Cannabis: In Focus

  • FDA Rejects Citizen Petitions, Declines To Regulate CBD as a Dietary Supplement
  • Ninth Circuit Affirms Dismissal of Cannabis Company’s RICO Claims
  • Tenth Circuit Holds that 2018 Farm Bill Doesn’t Create Private Cause of Action for Hemp Farmers
  • US Virgin Islands Legalizes Recreational Cannabis
Continue Reading Cannabis Legal Report—Week of January 30, 2023

This blog series addresses common employment-related issues for cannabis industry professionals.

This post addresses overtime rate requirements that manufacturers and retailers of cannabis products should consider to ensure compliance with applicable state and federal law.

In addition to ensuring that employee time is accurately recorded, employers should be mindful of the applicable overtime requirements and the rate at which overtime must be paid under state and federal law. For example, California law generally requires employers to pay nonexempt employees an overtime rate of 1.5 times the employees’ regular rate after eight hours in a single workday, 40 hours in a single workweek, and for time worked on the seventh consecutive workday in a workweek. California law also generally requires employers to pay double time to nonexempt employees for all hours worked in excess of 12 hours in any workday and for all hours worked in excess of eight on the seventh consecutive day of work in a workweek.

While calculating overtime should be a relatively simple process with respect to individuals who work in a single role and at a set schedule each week, it can become more burdensome with respect to employees who: (1) work in dual roles across the operation, (2) work during shifts that span multiple days, or (3) are paid at multiple pay rates during the applicable period—including due to receipt of bonuses or commissions. Actively monitoring payroll practices can enable employers to identify and correct underpayment—or overpayment—of overtime.

Along those lines, employers should be careful to ensure overtime compensation is paid at the employees’ “regular rate” of pay under the Fair Labor Standards Act (FLSA) and applicable state law. The overtime rate should reflect a multiplier of both the employee’s standard hourly rate and any other remuneration for employment paid to, or on behalf of, the employee.

For example, nondiscretionary bonuses, such as bonuses for meeting attendance or performance goals, must be added to employees’ hourly wages prior to calculating overtime for the applicable workweek. However, other categories of payments are not included in the regular rate calculation, including discretionary bonuses, discounts on company products, free samples of products, expense reimbursements, and payments made for occasional periods when no work is performed due to vacation, holiday, illness, and other categories identified under federal and state law.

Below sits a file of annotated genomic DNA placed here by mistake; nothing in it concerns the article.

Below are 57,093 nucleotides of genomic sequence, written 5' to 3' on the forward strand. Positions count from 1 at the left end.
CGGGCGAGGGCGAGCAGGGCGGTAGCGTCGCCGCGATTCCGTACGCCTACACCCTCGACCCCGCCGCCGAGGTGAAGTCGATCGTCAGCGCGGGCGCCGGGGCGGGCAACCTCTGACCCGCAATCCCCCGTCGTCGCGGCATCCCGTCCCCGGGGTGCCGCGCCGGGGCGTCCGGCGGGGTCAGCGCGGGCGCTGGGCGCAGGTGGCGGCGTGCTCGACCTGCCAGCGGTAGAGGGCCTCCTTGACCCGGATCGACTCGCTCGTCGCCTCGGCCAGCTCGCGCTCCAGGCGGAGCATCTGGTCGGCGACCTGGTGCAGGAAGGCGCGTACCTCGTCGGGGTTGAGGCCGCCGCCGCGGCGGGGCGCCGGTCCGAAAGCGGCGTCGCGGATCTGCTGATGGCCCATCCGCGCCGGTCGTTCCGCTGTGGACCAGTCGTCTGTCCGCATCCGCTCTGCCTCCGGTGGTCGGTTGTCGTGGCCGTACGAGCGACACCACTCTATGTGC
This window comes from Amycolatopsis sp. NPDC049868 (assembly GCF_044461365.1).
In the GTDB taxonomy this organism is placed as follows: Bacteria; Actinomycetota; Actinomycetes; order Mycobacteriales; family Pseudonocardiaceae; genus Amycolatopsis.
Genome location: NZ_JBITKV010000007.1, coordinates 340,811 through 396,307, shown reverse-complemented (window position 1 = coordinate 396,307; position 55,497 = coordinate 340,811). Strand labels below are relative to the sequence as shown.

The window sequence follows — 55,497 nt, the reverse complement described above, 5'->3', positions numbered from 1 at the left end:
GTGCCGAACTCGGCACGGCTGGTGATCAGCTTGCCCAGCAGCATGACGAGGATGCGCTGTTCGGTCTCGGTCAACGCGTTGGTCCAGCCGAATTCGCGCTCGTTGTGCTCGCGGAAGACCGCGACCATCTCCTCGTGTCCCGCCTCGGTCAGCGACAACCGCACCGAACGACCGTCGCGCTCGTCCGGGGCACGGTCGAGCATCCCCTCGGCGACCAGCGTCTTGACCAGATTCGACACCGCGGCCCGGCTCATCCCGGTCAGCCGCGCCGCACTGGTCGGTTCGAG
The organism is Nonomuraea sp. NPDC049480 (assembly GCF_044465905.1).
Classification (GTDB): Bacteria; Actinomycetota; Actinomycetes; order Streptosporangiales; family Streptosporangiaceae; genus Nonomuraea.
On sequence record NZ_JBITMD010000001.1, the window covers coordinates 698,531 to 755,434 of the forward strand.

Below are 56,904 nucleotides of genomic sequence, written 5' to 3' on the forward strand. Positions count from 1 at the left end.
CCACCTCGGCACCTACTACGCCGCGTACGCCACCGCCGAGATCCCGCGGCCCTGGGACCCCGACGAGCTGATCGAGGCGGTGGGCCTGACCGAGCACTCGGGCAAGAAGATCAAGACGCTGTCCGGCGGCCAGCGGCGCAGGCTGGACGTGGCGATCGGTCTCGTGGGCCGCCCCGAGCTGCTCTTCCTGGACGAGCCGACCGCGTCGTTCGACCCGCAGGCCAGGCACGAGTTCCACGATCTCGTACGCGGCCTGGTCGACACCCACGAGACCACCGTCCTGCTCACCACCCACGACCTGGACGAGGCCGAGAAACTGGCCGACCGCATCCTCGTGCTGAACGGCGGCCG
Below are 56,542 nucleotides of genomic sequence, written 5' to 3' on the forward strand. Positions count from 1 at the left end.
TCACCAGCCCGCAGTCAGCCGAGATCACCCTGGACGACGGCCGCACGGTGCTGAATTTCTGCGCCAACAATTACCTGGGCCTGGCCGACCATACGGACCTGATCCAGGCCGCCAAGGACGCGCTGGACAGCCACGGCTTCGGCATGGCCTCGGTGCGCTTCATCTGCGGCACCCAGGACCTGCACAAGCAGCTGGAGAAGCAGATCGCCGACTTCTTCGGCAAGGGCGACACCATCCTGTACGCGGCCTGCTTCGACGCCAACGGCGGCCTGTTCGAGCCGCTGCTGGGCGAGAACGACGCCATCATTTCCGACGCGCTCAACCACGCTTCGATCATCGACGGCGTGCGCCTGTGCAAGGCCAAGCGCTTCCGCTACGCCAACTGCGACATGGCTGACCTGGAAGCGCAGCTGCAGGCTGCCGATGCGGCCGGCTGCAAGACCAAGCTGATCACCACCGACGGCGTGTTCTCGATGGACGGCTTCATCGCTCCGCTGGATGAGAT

This is one example of the wage and hour issues that employers should consider in the cannabis industry. We will issue further guidance on these and related topics. Companies and organizations should work with experienced legal counsel to determine the best approach to ensure compliance with these requirements.

Earlier this month, the medical journal Pediatrics published a new study analyzing reports of accidental child exposure to cannabis edibles from 2017 – 2022, finding that the number of young children accidentally ingesting cannabis in the United States has increased consistently and significantly over the past five years. According to the study, children, especially those under age five, are at particular risk as they may not be able to distinguish between copycat tetrahydrocannabinol (THC) products and the well-known treats they resemble.

As we’ve written elsewhere, states impose strict restrictions on underage access to cannabis products in the licensed marketplace and generally prohibit marketing cannabis products to minors. The study’s findings emphasize the risks posed by copycat THC products and echo concerns raised by the U.S. Food and Drug Administration (FDA) in a 2022 consumer alert. The agency noted many “edible products are designed to mimic the appearance of well-known branded foods by using similar brand names, logos, or pictures on their packaging. These copycats are easily mistaken for popular, well-recognized foods that appeal to children.” As the FDA detailed, “accidental ingestion of these products can lead to serious adverse events, especially in children.”

Continue Reading Preventing Accidental Exposure of Illicit Cannabis Products to Underage Consumers

Oregon became the first state to offer controlled use of psilocybin to the public on January 1, 2023. Psilocybin is a Schedule I psychoactive substance that is illegal at the federal level. Notwithstanding this federal illegality, psilocybin’s potential medical uses are being explored in medical research centers, and the substance is currently undergoing clinical trials, being designated by the U.S. Food and Drug Administration (FDA) as a breakthrough therapy. As part of a series of state initiatives aimed at improving access to mental healthcare, Oregon passed the Psilocybin Services Act as a ballot measure in 2020. This law directed the Oregon Health Authority (OHA) to license and regulate the manufacture, transportation, delivery, and purchase of psilocybin products and the provision of psilocybin services within the state. As of January 2, 2023, the OHA has begun accepting applications for licensure, with new psilocybin service centers expected to open later this year.